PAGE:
The voices that are featured at a sales kickoff will affect its impact and memorability. One voice that companies rarely include in an SKO agenda is their customer’s. They are missing a hugely impactful opportunity, says Tim Riesterer, chief strategy officer at Corporate Visions, a provider of revenue growth strategies.
Sales leaders use kickoffs to address perceived weaknesses in their sales process. They may even ask for sales reps’ thoughts on why some opportunities weren’t closed and what skills need to be improved.
The problem, Riesterer says, is that relying only on internal perspectives and assumptions leaves critical blind spots in a sales team’s understanding of performance gaps. Corporate Visions stresses the importance of listening to buyers, including those that went with a different supplier. In fact, the company’s guide to sales kickoffs is subtitled “Transforming Buyer Insights Into Sales Impact.”
“Buyer feedback from thousands of deals shows that the reasons your sellers give for winning or losing deals are different from what your buyers say most of the time,” Riesterer says. “When a seller marks a deal as lost, they tend to cite external factors like pricing or product gaps. But buyers tell a very different story, pointing to things like misaligned needs discovery, poor differentiation, and lack of interest from the rep in fulfilling requests.”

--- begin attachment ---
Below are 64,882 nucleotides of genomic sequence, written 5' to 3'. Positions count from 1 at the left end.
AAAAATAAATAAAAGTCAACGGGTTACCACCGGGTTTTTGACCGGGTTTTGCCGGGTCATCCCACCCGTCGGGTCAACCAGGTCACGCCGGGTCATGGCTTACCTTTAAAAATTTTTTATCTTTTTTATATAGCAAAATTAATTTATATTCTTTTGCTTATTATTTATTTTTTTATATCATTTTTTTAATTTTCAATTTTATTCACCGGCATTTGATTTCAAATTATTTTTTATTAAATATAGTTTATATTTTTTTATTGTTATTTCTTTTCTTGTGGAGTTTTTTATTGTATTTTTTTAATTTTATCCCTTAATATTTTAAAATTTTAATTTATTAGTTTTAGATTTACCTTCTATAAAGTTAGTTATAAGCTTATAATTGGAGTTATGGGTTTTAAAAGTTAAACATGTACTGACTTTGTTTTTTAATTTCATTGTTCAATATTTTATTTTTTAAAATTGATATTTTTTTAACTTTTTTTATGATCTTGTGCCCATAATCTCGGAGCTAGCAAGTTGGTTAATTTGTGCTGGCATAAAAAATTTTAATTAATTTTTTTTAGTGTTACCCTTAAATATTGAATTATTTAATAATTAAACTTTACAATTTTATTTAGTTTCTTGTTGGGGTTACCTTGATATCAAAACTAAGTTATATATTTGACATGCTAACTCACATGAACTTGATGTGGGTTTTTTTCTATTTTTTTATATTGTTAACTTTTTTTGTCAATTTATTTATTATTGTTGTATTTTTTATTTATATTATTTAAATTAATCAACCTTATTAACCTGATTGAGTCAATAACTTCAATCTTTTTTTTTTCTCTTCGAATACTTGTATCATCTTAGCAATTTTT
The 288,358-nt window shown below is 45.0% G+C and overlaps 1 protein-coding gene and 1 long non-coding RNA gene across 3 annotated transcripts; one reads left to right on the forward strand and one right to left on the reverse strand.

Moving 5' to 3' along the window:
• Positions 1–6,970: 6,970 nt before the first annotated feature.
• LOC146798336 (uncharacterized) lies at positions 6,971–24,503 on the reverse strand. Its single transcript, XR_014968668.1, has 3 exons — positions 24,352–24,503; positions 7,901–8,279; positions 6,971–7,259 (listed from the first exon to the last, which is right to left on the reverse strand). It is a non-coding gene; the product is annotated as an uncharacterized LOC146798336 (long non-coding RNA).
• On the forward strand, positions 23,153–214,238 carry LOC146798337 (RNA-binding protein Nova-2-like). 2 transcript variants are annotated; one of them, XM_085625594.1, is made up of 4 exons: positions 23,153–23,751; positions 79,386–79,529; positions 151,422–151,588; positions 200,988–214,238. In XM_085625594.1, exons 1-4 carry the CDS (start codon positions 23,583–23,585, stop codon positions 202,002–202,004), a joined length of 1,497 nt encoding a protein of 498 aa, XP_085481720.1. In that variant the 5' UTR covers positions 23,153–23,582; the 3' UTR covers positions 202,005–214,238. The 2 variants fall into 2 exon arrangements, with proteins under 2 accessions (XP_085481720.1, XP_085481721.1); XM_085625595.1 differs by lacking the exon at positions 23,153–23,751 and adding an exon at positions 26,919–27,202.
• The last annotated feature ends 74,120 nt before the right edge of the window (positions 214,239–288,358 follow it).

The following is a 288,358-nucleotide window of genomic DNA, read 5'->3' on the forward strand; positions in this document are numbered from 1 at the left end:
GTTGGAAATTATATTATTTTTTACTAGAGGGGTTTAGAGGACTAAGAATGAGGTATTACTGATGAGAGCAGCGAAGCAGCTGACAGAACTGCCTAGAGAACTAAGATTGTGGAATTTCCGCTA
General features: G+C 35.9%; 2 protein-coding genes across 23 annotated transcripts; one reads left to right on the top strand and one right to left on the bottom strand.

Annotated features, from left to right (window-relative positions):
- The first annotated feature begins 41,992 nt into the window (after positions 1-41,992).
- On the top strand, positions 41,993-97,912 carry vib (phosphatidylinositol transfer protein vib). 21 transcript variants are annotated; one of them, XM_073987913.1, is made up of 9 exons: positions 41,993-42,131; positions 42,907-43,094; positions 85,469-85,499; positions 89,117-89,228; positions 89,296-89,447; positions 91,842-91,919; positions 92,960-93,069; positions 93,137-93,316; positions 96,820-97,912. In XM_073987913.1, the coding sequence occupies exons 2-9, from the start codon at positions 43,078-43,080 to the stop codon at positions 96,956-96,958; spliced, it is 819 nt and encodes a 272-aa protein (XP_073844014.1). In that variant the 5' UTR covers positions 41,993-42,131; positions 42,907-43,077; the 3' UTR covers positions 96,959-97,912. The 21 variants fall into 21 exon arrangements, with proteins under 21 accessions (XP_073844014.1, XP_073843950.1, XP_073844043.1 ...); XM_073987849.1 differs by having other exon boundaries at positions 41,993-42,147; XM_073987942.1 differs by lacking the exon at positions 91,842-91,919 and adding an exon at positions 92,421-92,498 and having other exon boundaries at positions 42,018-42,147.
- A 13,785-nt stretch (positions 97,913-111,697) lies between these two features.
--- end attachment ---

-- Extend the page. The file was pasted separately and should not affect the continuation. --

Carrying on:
A software company enlisted Corporate Visions’ assistance to turn around declining win rates. Their sellers had been performing well and it wasn’t clear why some deals weren’t closing. When they looked at buyer feedback collected with help from Corporate Visions, they discovered scores on their negotiation skills — one of eight skills measured — lagged the competition.
Armed with this previously unseen insight, the company completely restructured their upcoming sales kickoff to focus on creative negotiation skills.
Corporate Visions acquired a company early this year called Primary Intelligence that has the tools to collect these customer insights. Riesterer said he supports the concept of engaging sales leaders in the content creation for an SKO, but companies need to be aware that even sales leaders can have misguided beliefs.
“We didn’t know that reps are wrong/give different answers 50 to 70% of the time regarding why they win or lose when you compare it to feedback from customers,” Riesterer said in an email exchange. “Our tune is evolving to saying that customer feedback is the most trustworthy source when you get enough of it at scale. Sharing insights gathered from the previous year in aggregate and showcasing certain deals as examples may be the more accurate way to do it.”
According to the Corporate Visions kickoff guide, when a kickoff directly addresses buyer-identified skill gaps, the training resonates more. Sellers become invested because they see the tangible impact these skills have on deals. And when sellers feel the relevance, it boosts adoption of the new techniques.